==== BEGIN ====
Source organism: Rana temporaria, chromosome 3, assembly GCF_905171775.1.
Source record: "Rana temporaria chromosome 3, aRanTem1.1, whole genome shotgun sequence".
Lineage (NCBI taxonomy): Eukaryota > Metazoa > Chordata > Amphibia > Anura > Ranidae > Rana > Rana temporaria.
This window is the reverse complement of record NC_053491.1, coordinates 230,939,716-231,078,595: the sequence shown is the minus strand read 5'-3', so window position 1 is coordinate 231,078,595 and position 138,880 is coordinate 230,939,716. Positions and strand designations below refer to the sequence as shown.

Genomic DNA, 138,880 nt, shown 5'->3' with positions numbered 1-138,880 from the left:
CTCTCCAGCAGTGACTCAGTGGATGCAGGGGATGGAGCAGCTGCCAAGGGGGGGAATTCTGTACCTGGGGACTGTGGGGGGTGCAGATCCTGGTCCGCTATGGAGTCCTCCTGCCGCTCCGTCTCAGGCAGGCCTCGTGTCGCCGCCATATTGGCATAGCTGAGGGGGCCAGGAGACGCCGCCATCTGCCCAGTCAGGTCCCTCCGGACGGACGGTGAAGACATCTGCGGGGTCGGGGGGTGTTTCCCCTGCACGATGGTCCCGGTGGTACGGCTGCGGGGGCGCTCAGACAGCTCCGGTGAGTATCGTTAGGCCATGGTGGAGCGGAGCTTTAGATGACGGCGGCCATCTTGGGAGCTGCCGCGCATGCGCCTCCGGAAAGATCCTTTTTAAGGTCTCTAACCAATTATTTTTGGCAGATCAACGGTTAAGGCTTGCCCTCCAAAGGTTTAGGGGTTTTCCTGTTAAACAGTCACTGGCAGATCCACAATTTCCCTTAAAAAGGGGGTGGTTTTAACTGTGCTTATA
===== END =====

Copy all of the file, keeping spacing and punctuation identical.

Source organism: Rana temporaria, chromosome 3, assembly GCF_905171775.1.
Source record: "Rana temporaria chromosome 3, aRanTem1.1, whole genome shotgun sequence".
Lineage (NCBI taxonomy): Eukaryota > Metazoa > Chordata > Amphibia > Anura > Ranidae > Rana > Rana temporaria.
This window is the reverse complement of record NC_053491.1, coordinates 230,939,716-231,078,595: the sequence shown is the minus strand read 5'-3', so window position 1 is coordinate 231,078,595 and position 138,880 is coordinate 230,939,716. Positions and strand designations below refer to the sequence as shown.

Genomic DNA, 138,880 nt, shown 5'->3' with positions numbered 1-138,880 from the left:
CTCTCCAGCAGTGACTCAGTGGATGCAGGGGATGGAGCAGCTGCCAAGGGGGGGAATTCTGTACCTGGGGACTGTGGGGGGTGCAGATCCTGGTCCGCTATGGAGTCCTCCTGCCGCTCCGTCTCAGGCAGGCCTCGTGTCGCCGCCATATTGGCATAGCTGAGGGGGCCAGGAGACGCCGCCATCTGCCCAGTCAGGTCCCTCCGGACGGACGGTGAAGACATCTGCGGGGTCGGGGGGTGTTTCCCCTGCACGATGGTCCCGGTGGTACGGCTGCGGGGGCGCTCAGACAGCTCCGGTGAGTATCGTTAGGCCATGGTGGAGCGGAGCTTTAGATGACGGCGGCCATCTTGGGAGCTGCCGCGCATGCGCCTCCGGAAAGATCCTTTTTAAGGTCTCTAACCAATTATTTTTGGCAGATCAACGGTTAAGGCTTGCCCTCCAAAGGTTTAGGGGTTTTCCTGTTAAACAGTCACTGGCAGATCCACAATTTCCCTTAAAAAGGGGGTGGTTTTAACTGTGCTTATA